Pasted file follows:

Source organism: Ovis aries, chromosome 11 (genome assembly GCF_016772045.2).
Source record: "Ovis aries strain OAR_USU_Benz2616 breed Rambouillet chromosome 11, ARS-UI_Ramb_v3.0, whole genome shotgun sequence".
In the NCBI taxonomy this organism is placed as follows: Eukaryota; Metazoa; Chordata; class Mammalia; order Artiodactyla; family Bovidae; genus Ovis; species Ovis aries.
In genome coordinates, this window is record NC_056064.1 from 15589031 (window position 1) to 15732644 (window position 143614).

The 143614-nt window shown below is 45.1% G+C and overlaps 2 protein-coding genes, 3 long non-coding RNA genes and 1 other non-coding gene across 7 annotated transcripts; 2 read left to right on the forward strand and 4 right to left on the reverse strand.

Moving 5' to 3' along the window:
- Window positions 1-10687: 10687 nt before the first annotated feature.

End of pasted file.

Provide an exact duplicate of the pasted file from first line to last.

Source organism: Ovis aries, chromosome 11 (genome assembly GCF_016772045.2).
Source record: "Ovis aries strain OAR_USU_Benz2616 breed Rambouillet chromosome 11, ARS-UI_Ramb_v3.0, whole genome shotgun sequence".
In the NCBI taxonomy this organism is placed as follows: Eukaryota; Metazoa; Chordata; class Mammalia; order Artiodactyla; family Bovidae; genus Ovis; species Ovis aries.
In genome coordinates, this window is record NC_056064.1 from 15589031 (window position 1) to 15732644 (window position 143614).

The 143614-nt window shown below is 45.1% G+C and overlaps 2 protein-coding genes, 3 long non-coding RNA genes and 1 other non-coding gene across 7 annotated transcripts; 2 read left to right on the forward strand and 4 right to left on the reverse strand.

Moving 5' to 3' along the window:
- Window positions 1-10687: 10687 nt before the first annotated feature.